Shinya Inoué is a remarkable man. He is probably the person who has been the most influential in my career. He taught me how to think about problems, how to find the crucial things that I could attack with my own capabilities. Through him, I've had the opportunity to meet and to interact with the best people in the field. He also introduced me to the Marine Biological Laboratory (MBL) at Woods Hole, which is my second scientific home. He would go there each summer, and after my first year, he asked me to come and work with him. I've been going back to the MBL most summers since then. For the past 15 years, Tim Mitchison and I have organized an informal Cell Division Group during summers at MBL that has included many young scientists who are now major contributors to the mitosis field.
What have you been working on recently?
At the time I started working on mitosis, there were more ideas and theories than there were hard facts. People didn't know anything about what kinetochores are made out of. We were just trying to understand what a microtubule consisted of. But by the turn of the century it was clear to me that significant progress in the mitosis field depended on identifying the key proteins for kinetochore–microtubule attachment in mammalian cells.
“I feel like the last ten years have been really busy in my lab, with lots of really bright people.”
By that time, it was apparent that the Ndc80 protein complex is critical for both attachment and controlling the spindle assembly checkpoint in yeast. In the last ten years, our lab has shown that the human homologue of the Ndc80 complex is part of the core kinetochore–microtubule attachment site and has important functions in force generation, attachment error correction, and the spindle assembly checkpoint.
More recently I have been interested in how the Ndc80 complex fits within the protein architecture of the kinetochore: where is it located and oriented relative to the chromatin, microtubule ends, and the other major protein complexes of the kinetochore. With Kerry Bloom's lab we developed a method for measuring protein copy numbers in budding yeast kinetochores and found that a single microtubule attachment site has eight Ndc80 complexes. We've also shown, in collaboration with Tatsuo Fukagawa's lab, that this number is conserved between yeast and vertebrates.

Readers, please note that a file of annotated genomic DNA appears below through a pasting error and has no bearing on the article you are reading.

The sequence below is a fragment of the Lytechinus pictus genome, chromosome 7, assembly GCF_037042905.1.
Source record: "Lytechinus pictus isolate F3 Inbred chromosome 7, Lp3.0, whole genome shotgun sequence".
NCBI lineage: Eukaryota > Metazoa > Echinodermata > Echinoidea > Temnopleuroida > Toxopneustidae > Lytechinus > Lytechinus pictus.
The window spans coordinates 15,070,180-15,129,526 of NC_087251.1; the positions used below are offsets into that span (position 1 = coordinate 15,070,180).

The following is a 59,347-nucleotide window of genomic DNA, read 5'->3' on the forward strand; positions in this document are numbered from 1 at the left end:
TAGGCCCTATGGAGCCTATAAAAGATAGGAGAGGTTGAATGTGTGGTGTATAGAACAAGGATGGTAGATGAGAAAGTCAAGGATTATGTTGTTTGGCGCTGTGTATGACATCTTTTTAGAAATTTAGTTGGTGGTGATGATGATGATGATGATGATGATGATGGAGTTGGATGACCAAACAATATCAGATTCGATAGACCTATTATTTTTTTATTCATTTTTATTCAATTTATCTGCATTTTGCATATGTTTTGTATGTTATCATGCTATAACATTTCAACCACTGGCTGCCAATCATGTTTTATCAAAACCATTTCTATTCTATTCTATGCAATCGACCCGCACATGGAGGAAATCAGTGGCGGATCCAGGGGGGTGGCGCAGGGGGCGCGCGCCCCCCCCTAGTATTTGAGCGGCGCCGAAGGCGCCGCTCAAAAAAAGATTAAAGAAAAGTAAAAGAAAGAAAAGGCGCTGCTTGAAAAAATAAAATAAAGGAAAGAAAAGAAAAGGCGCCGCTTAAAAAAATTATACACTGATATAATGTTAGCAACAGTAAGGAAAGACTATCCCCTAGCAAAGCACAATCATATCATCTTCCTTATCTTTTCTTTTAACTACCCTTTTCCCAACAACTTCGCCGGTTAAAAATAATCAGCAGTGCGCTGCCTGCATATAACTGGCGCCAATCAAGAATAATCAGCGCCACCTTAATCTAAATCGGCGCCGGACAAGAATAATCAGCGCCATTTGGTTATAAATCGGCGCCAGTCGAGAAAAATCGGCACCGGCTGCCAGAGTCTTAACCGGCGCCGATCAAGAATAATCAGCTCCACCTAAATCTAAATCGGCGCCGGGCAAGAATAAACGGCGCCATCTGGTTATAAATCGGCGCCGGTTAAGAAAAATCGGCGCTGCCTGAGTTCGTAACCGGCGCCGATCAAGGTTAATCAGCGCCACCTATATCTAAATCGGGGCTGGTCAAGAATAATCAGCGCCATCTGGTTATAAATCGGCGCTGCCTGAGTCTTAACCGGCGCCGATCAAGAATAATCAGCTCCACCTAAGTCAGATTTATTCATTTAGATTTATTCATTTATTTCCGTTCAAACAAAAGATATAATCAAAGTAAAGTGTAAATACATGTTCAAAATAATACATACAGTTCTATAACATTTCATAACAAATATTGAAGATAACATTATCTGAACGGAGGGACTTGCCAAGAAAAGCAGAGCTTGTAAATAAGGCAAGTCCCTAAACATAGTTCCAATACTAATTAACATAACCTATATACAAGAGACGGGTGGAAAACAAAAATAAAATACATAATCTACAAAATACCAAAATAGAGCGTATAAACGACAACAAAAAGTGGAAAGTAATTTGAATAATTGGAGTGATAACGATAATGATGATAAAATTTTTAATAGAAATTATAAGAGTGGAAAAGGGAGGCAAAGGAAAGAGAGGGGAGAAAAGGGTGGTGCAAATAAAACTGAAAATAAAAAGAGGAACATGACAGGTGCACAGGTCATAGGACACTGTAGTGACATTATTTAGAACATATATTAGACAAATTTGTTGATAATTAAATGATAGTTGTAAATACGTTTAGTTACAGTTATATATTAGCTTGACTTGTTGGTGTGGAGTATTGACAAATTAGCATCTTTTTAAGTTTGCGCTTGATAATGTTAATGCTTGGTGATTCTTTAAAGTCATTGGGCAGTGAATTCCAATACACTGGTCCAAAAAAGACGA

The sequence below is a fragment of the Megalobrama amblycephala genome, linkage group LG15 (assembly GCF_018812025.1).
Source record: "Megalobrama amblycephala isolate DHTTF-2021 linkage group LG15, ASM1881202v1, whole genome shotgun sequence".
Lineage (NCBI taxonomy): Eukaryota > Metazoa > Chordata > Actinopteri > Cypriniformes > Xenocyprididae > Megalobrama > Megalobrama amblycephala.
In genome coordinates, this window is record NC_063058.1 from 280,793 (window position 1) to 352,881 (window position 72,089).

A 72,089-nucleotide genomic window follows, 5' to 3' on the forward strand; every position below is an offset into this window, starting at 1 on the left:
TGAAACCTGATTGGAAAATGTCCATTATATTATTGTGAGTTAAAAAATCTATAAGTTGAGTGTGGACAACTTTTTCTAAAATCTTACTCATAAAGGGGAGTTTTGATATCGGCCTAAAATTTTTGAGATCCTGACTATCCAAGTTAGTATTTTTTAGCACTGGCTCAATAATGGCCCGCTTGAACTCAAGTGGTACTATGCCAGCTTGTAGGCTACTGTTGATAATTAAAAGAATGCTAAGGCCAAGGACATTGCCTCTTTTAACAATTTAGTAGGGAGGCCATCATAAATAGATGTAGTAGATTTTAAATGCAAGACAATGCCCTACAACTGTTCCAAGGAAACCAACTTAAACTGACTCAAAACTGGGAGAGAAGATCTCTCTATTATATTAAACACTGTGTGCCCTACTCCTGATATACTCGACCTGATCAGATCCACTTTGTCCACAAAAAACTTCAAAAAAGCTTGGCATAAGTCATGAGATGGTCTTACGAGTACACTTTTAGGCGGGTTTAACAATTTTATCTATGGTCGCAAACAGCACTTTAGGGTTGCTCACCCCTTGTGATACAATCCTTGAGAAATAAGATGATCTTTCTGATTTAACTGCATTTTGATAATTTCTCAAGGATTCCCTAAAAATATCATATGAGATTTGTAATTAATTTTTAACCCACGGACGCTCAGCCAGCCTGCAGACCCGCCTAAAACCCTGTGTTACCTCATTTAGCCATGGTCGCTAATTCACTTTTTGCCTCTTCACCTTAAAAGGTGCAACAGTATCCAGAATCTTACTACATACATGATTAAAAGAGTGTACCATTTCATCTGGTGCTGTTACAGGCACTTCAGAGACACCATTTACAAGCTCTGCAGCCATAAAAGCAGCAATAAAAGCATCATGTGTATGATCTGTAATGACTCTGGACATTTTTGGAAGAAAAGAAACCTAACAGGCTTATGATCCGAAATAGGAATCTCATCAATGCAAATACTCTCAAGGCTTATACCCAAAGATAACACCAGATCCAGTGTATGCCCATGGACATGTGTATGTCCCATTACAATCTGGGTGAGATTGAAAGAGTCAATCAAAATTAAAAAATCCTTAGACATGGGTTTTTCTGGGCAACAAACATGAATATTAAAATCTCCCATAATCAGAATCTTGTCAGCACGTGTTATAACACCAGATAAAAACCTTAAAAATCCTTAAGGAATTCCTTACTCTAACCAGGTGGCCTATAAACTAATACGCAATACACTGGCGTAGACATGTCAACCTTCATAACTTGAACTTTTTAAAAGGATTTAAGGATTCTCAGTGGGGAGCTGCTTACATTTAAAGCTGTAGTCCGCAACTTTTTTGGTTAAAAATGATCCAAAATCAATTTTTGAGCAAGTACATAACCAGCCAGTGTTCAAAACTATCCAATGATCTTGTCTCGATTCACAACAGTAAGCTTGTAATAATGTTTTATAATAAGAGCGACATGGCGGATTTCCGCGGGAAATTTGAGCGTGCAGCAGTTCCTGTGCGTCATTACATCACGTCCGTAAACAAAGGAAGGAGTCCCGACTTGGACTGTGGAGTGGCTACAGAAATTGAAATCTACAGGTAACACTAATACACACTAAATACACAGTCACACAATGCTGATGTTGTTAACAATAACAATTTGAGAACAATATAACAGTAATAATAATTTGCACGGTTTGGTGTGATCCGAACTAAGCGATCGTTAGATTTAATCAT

To get at the protein architecture, we developed a two-color fluorescence microscopy method for measuring the average separation between two different protein epitopes. Using this technique, we were able to obtain the first nanometer scale maps of protein organization within budding yeast and human kinetochores. We've also recently found in both humans and in Drosophila that upon microtubule attachment there is an increase in the distance of the Ndc80 complex from the inner kinetochore that correlates with changes in protein phosphorylation and with inactivation of the signal that prevents anaphase from starting. We're still pursuing how that switch mechanism might be generated and which proteins might be changing interactions or conformation.
What are you focusing on next?
I should say that I feel like the last ten years have been really busy in my lab, with lots of really bright people. But I'm now 66, so I'm kind of slowing down a little bit and picking specific things to focus on. Right now I'm looking for a way that I can study the dynamics of an individual Ndc80 complex within a kinetochore of a human cell, instead of studying ensemble averages. My lab has also been working with Arshad Desai on more protein mapping within human kinetochores to find out where other spindle checkpoint proteins are located relative to the Ndc80 complex within the core microtubule attachment site. I believe that when postdocs leave my lab they should be able to take their projects with them, which forces me to keep looking for new directions.